In September 2017, the Wall Street Journal (followed by FastCompany, VanityFair, BizJournals, and others) published an exposé on SoFi’s “frat house culture.” It’s not exactly the kind of publicity a $4B company aiming for an IPO seeks. After running a survey of all employees, CHRO Jing Liao concluded “concerted effort on building a cohesive workplace culture and in fostering communication across teams.” Given the public nature of the culture shaming, Liao’s comments were shared with all staff, but also with the internet at large. The SoFi experience illustrates that recovering from a sour workplace culture is far more difficult than forging a healthy one from the get-go.
In other financial news the British newspaper, The Guardian details a confidential report on the Royal Bank of Scotland (RBS) that is “set to be published by MPs after it was widely leaked, revealing details of the bank’s treatment of nearly 6,000 struggling small businesses in the aftermath of the 2008 banking crash. […] It details allegations of “endemic” behaviour by staff in RBS’s Global Restructuring Group (GRG) division that managers should have been aware of.” The report alleges the bank failed to “balance customers’ welfare with the desire to make money.”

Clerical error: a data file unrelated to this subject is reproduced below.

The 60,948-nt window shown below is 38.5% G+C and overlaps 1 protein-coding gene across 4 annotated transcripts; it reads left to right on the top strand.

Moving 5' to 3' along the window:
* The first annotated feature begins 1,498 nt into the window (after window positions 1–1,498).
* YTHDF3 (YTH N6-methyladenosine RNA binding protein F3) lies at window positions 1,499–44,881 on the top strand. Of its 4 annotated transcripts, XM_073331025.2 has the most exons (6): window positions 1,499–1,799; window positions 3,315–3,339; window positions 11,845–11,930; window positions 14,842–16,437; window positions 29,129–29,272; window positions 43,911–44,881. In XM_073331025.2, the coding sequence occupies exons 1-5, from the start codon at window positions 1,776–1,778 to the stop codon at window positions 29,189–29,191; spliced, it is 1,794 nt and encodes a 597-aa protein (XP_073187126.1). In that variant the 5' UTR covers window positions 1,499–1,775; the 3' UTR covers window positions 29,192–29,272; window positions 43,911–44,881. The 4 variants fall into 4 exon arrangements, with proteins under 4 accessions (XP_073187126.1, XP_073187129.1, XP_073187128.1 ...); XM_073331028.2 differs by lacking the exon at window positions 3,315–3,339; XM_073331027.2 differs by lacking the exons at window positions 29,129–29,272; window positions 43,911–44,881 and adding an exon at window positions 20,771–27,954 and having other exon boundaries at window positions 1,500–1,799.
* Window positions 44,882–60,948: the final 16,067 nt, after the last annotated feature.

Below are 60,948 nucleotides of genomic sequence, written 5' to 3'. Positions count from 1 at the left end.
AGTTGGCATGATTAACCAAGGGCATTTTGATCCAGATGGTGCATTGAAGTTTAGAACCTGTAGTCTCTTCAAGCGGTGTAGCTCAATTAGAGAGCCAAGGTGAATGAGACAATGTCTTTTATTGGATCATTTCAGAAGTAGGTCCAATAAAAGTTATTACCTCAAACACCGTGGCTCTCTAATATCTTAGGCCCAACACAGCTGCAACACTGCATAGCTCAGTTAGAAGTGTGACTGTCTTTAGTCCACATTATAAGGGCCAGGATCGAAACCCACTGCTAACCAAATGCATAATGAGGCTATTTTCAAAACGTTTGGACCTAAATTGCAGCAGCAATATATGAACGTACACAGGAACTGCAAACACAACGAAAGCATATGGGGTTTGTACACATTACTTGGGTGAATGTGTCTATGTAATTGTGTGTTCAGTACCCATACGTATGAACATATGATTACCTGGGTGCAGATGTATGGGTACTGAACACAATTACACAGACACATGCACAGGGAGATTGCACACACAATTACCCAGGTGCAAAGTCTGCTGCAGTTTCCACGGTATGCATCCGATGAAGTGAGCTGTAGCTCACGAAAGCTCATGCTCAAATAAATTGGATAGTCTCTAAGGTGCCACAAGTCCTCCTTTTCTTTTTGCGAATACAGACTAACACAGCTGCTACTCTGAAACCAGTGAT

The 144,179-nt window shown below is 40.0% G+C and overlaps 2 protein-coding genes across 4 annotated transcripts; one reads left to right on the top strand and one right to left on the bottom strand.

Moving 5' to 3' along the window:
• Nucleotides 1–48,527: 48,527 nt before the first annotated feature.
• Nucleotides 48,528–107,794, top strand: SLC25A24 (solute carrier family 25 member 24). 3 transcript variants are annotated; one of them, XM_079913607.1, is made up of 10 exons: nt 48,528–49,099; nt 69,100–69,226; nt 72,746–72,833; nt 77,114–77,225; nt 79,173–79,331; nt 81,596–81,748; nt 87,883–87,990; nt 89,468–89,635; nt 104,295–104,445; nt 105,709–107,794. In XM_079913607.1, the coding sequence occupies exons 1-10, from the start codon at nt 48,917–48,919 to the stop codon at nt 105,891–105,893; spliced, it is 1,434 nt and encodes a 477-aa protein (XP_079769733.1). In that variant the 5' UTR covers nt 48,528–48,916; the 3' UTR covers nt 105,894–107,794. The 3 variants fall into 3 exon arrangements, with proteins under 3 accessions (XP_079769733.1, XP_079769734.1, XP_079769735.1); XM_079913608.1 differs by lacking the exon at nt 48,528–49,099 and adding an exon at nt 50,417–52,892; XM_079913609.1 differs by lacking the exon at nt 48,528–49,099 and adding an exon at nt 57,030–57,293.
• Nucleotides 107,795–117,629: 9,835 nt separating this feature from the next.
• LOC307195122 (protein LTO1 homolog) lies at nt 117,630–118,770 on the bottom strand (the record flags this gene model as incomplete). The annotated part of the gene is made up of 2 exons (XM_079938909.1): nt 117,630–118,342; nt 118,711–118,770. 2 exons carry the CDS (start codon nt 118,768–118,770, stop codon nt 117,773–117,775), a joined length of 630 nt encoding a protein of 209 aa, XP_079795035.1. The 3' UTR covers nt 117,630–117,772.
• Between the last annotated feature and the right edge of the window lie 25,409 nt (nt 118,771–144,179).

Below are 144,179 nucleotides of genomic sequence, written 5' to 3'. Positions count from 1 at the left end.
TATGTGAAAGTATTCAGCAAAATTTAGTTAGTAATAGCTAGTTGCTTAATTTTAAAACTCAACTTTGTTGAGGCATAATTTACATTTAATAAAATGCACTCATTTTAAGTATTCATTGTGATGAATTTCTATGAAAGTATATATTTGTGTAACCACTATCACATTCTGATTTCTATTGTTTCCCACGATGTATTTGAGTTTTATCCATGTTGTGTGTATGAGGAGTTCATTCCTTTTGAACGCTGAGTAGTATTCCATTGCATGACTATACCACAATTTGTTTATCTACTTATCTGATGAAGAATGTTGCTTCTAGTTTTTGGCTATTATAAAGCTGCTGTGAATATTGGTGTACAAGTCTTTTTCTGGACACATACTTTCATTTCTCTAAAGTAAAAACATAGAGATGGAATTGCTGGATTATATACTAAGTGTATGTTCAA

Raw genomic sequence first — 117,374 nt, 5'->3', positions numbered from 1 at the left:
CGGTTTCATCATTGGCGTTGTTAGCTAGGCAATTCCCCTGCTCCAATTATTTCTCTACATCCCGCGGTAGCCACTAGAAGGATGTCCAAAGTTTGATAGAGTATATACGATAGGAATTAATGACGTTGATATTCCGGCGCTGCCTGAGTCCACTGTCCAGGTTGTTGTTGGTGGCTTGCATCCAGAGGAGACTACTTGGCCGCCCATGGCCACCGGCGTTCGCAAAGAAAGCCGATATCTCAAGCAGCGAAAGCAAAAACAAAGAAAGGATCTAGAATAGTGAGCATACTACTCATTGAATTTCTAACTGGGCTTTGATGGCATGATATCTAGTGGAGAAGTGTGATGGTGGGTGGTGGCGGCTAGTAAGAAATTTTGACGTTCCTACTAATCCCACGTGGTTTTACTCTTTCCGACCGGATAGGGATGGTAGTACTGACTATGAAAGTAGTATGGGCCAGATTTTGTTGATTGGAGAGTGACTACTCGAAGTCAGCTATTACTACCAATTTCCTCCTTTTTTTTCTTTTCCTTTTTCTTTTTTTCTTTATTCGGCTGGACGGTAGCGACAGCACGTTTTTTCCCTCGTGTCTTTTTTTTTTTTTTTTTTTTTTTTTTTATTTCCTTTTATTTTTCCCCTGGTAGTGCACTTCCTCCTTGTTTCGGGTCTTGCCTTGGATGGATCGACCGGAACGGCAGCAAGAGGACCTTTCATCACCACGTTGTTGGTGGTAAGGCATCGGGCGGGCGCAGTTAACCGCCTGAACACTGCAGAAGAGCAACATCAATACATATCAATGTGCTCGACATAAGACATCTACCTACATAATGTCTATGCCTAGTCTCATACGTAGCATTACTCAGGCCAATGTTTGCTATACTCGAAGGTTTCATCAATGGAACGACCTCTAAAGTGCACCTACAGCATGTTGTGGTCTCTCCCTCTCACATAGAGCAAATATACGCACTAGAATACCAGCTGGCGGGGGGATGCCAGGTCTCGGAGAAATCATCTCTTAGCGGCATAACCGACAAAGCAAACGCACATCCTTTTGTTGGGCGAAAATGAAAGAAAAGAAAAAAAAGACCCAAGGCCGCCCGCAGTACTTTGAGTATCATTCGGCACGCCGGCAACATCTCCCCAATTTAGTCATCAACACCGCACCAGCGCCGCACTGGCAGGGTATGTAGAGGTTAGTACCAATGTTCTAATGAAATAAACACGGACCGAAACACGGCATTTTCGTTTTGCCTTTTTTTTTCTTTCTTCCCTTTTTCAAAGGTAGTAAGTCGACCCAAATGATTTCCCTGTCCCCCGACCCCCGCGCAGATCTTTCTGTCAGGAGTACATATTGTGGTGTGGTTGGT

“Bosses were behind a hard-driving culture which put the squeeze on customers.” according to reporting by the Daily Mail. The ensuing lawsuits are looking to be expensive: the bank established a £400 million compensation scheme.
Where to start? The unraveling of Uber’s workplace culture is a prime example of one man’s personality projected onto an entire organization. After engineer Susan Fowler alleged sexual harassment and a hostile working culture, the company came under additional pressure for IP infringement, avoiding the enforcement of local authorities, and berating drivers. CEO Travis Kalanick is out and the board of directors is working to salvage the $68B investors had poured into the platform.
The Guthrie Theater in Minneapolis launched an internal investigation in January 2018 after staff reported a toxic workplace culture and harassment, followed by several resignations. The leadership team was taken aback by the latest allegations that surfaced on Facebook. And this despite efforts over the last 2+ years to create a healthier work environment.
This San Francisco Bay-based, 80-person robotics tech startup was richly funded ($85M invested and valued at $250M) and on its way up. Perry Coneybeer joined as an eager 19-year-old who chose the startup opportunity over going to college. Business Insider reports that “after she officially complained about the workplace culture, she was fired — along with the Ripcord co-founder who stood up for her.” Coneybeer, like many others, turned to social media (in this case, the blogging site Medium) to share her experience, which included “objectification, marginalization, and harassment.”